I am hoping you can place in context a statement by Winston Churchill, which has been offered to show that he would support current U.S. heath care reform proposals. My own Catholic parish recently published the aforementioned statement in its weekly bulletin.
What Would Churchill Do? Here’s an interesting quote. It’s from conservative British Prime Minister Winston Churchill explaining his view on health care and government in 1948: “The discoveries of healing science must be the inheritance of all. That is clear: Disease must be attacked, whether it occurs in the poorest or the richest man or woman simply on the ground that it is the enemy; and it must be attacked just in the same way as the fire brigade will give its full assistance to the humblest cottage as readily as to the most important mansion….Our policy is to create a national health service in order to ensure that everybody in the country, irrespective of means, age, sex, or occupation, shall have equal opportunities to benefit from the best and most up-to-date medical and allied services available.”
The heading and quotation imply that we Catholics should support national health care. Lacking the rhetorical context in which the statement was made and given, and knowledge of conditions existing in Britain sixty years ago, I am wondering: what was Churchill’s actual position on national healthcare? —J.R., Chicago
We tend to deprecate articles suggesting that Churchill would do this or that about modern situations. His daughter always likes to ask people who say such things: “How do you know?” The answer is, of course, that none of us know. (What we do know is that, except when very young, he hated that nickname “Winnie.”)
You will have to decide whether the excerpts joined together in your church bulletin are in context. (I have inserted the break.) You are right to suggest that conditions in Britain in 1944 were different (more critical health-wise) than conditions in the USA in 2009. Also, in 1944, the words “national health service” did not necessarily mean what the Labour government created after the war. Nor do they define what is proposed in America. President Obama and his supporters are not proposing a British National Health Service. The argument is over whether what they propose might lead to problems similar to the British system.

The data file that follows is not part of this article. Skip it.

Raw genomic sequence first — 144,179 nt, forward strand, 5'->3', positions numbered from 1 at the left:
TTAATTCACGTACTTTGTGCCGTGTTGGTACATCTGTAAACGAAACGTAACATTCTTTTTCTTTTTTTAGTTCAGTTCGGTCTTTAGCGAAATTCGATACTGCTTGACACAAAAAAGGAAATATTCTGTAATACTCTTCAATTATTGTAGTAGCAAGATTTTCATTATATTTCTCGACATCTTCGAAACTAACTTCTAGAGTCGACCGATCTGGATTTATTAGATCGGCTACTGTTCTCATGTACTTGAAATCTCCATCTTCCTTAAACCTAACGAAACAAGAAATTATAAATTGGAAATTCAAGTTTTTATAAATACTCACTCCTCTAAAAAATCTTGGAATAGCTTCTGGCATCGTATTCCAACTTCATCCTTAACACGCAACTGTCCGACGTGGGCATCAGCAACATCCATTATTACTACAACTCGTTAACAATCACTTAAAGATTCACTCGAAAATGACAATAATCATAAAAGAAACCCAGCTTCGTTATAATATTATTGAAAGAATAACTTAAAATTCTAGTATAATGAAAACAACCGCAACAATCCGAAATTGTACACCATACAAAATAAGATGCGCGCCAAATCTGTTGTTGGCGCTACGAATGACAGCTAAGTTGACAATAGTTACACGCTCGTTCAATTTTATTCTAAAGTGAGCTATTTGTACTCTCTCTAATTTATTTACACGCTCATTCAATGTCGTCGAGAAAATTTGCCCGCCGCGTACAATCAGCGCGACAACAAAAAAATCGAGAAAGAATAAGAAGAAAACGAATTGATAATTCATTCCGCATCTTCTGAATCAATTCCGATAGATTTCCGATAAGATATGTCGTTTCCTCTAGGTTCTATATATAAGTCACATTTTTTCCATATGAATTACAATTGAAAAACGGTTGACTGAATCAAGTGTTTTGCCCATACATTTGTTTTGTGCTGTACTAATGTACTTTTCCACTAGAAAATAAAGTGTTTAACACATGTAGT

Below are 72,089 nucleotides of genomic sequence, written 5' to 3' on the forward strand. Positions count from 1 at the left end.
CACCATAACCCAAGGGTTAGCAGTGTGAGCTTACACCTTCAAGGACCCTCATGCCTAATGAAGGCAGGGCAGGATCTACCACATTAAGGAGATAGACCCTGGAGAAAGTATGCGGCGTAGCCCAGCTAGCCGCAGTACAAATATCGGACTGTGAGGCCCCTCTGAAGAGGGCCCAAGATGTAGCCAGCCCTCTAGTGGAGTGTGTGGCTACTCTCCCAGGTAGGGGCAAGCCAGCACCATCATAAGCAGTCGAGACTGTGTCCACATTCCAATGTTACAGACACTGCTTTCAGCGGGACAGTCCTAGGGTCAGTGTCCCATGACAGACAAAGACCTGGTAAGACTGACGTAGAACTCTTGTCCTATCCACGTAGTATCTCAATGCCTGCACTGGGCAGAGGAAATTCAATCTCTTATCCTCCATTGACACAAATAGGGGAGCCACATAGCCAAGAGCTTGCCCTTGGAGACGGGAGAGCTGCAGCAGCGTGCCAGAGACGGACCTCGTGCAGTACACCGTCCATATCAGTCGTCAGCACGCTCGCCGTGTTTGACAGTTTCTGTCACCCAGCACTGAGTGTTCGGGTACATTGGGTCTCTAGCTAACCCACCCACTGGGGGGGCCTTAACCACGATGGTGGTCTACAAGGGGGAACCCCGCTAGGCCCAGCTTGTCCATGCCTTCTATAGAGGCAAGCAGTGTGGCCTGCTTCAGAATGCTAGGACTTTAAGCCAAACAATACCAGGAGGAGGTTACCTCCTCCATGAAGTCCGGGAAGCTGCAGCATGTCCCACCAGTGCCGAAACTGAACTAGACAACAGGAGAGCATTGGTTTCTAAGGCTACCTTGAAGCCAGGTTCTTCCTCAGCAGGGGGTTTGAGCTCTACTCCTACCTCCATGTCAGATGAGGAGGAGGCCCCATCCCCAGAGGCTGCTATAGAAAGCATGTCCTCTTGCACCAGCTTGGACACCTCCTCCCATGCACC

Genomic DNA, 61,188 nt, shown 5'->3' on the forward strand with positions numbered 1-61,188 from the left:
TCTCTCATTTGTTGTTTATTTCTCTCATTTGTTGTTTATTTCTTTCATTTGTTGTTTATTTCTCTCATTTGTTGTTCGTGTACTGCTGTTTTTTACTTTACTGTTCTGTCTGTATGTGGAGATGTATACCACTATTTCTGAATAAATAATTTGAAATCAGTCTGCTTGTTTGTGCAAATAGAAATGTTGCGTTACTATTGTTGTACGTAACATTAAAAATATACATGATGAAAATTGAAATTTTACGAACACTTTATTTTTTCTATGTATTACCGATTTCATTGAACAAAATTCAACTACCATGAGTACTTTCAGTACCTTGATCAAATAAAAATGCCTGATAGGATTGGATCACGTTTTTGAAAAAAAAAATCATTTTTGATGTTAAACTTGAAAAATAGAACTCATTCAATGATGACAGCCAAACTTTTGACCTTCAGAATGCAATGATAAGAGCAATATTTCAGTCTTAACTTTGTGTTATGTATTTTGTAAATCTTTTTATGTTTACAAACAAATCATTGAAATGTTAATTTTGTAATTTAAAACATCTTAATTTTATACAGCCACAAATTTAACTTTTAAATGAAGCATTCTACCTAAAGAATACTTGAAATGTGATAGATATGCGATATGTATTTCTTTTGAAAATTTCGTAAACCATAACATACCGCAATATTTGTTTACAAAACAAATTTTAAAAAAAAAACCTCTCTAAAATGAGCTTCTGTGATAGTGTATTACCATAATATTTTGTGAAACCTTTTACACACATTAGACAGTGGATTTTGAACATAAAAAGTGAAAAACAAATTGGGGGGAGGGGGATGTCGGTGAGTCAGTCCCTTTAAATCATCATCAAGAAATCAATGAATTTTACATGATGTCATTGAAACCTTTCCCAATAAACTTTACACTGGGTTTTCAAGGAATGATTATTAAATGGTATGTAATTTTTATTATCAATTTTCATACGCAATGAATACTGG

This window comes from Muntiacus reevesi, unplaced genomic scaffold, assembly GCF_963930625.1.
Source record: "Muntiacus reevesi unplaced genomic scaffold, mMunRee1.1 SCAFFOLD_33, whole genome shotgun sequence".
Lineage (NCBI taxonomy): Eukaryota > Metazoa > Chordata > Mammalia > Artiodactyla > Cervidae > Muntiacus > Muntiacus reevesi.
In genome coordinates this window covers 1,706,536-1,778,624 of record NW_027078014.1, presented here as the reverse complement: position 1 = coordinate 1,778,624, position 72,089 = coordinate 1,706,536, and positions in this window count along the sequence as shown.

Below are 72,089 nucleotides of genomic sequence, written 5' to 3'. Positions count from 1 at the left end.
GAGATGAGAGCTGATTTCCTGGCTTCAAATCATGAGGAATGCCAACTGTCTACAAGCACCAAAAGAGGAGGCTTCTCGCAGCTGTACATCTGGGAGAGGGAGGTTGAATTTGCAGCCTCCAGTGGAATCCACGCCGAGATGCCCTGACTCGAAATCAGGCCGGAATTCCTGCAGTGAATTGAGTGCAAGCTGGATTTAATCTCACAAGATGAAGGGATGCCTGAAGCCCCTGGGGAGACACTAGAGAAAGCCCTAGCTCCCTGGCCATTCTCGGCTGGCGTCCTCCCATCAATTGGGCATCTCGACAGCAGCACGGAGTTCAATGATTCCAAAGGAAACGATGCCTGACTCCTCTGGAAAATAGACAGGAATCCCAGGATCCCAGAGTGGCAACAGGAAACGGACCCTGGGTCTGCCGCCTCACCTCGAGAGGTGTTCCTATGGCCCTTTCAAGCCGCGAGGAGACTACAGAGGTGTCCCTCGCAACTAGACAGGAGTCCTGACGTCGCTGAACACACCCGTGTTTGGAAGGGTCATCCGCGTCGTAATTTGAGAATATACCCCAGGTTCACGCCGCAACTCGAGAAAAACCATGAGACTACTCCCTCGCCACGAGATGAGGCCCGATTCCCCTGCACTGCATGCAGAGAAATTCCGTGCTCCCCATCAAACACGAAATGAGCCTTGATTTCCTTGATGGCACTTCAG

Without question Churchill believed that new medical discoveries are “the inheritance of all.” But that leaves a fairly wide array of options. On 3 July 1945, too late to affect the general election (which came two days later), he issued a Cabinet Paper calling on his colleagues to move forward on legislation or National Insurance and a National Health Service. What they would have come up with we’ll never know, since the Conservative Party lost big, and the Labour Party took over and created their own plan. But consider that “National Insurance” to some people means an alternative to “National Health Service,” in which the citizen might have, for example, a medical savings account accruing to the individual through regular, required deposits from paychecks, like a bank account. The miracle of compound interest is a great thing.
It seems evident that Churchill did not oppose the Labour Party’s National Health Service, though he was not among its advocates. In the beginning everything was to be free, of course. When, inevitably, costs began to rise, and the Chancellor of the Exchequer introduced charges for spectacles and dentures, he protested the heavy government expenditures in the House of Commons (10 April 1951), suggesting that other economies should have been made to accommodate the increases:
Those who hold that taxation is an evil must recognize that it falls upon this country in a most grievous manner at the present time, continually burdening the mass of the nation and continually clogging—or, at any rate, hampering our efforts. There is to be an increase of taxation. I am not at all concerned today to examine even cursorily the detailed proposals which the Chancellor has made, but taxation is to be increased; it is to be heavier still. Naturally, many people will feel that the issue should be argued out very tensely as to whether other economies in Government expenditure might not have relieved us from the need of applying new burdens and new taxation. Of course, we know the times are difficult.
…So in 1951, as we can see, Churchill was arguing for decreased government expenditures instead of higher taxes on the citizenry as the best approach to the problem. In 1945, it had seemed much easier of solution.
Churchill considered socialism—a far milder form than we know today—incompatible with human liberty, and sought a way of ameliorating the complaints of the poor (or relatively poor) without confiscating the wealth of those who produce it. To this end you may be interested in reading the comments on this matter by Larry Arnn in our the autumn 2009 Q&A column Finest Hour 144: 11). If you are not a Churchill Centre member, Arnn’s remarks are available from this website by email.
For a bone of contention about the paragraph above, see Part 2 of this discussion.